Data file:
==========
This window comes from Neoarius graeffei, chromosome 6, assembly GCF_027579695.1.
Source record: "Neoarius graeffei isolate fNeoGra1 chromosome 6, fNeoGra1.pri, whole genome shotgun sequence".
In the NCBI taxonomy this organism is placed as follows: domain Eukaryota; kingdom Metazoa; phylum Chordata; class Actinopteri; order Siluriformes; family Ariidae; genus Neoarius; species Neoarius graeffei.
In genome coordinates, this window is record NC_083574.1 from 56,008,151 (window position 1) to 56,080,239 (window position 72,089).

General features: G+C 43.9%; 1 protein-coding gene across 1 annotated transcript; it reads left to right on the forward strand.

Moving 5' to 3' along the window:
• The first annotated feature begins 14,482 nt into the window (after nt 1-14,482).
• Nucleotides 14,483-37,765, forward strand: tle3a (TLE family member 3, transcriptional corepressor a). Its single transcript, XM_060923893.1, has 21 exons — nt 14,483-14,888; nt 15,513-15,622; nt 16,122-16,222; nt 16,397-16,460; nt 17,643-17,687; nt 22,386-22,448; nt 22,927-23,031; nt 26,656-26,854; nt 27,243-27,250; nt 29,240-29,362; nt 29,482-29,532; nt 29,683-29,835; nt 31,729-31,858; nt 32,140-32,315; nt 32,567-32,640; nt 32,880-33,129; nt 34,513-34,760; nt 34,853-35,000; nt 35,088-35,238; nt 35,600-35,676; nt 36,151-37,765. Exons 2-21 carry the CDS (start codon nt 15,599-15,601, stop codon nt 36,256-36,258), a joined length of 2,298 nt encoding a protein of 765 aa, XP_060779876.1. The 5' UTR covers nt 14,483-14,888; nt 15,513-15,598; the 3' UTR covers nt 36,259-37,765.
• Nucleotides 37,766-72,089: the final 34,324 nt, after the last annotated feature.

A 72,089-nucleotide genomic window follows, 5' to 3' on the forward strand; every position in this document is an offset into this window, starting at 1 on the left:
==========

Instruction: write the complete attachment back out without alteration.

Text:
This window comes from Neoarius graeffei, chromosome 6, assembly GCF_027579695.1.
Source record: "Neoarius graeffei isolate fNeoGra1 chromosome 6, fNeoGra1.pri, whole genome shotgun sequence".
In the NCBI taxonomy this organism is placed as follows: domain Eukaryota; kingdom Metazoa; phylum Chordata; class Actinopteri; order Siluriformes; family Ariidae; genus Neoarius; species Neoarius graeffei.
In genome coordinates, this window is record NC_083574.1 from 56,008,151 (window position 1) to 56,080,239 (window position 72,089).

General features: G+C 43.9%; 1 protein-coding gene across 1 annotated transcript; it reads left to right on the forward strand.

Moving 5' to 3' along the window:
• The first annotated feature begins 14,482 nt into the window (after nt 1-14,482).
• Nucleotides 14,483-37,765, forward strand: tle3a (TLE family member 3, transcriptional corepressor a). Its single transcript, XM_060923893.1, has 21 exons — nt 14,483-14,888; nt 15,513-15,622; nt 16,122-16,222; nt 16,397-16,460; nt 17,643-17,687; nt 22,386-22,448; nt 22,927-23,031; nt 26,656-26,854; nt 27,243-27,250; nt 29,240-29,362; nt 29,482-29,532; nt 29,683-29,835; nt 31,729-31,858; nt 32,140-32,315; nt 32,567-32,640; nt 32,880-33,129; nt 34,513-34,760; nt 34,853-35,000; nt 35,088-35,238; nt 35,600-35,676; nt 36,151-37,765. Exons 2-21 carry the CDS (start codon nt 15,599-15,601, stop codon nt 36,256-36,258), a joined length of 2,298 nt encoding a protein of 765 aa, XP_060779876.1. The 5' UTR covers nt 14,483-14,888; nt 15,513-15,598; the 3' UTR covers nt 36,259-37,765.
• Nucleotides 37,766-72,089: the final 34,324 nt, after the last annotated feature.

A 72,089-nucleotide genomic window follows, 5' to 3' on the forward strand; every position in this document is an offset into this window, starting at 1 on the left: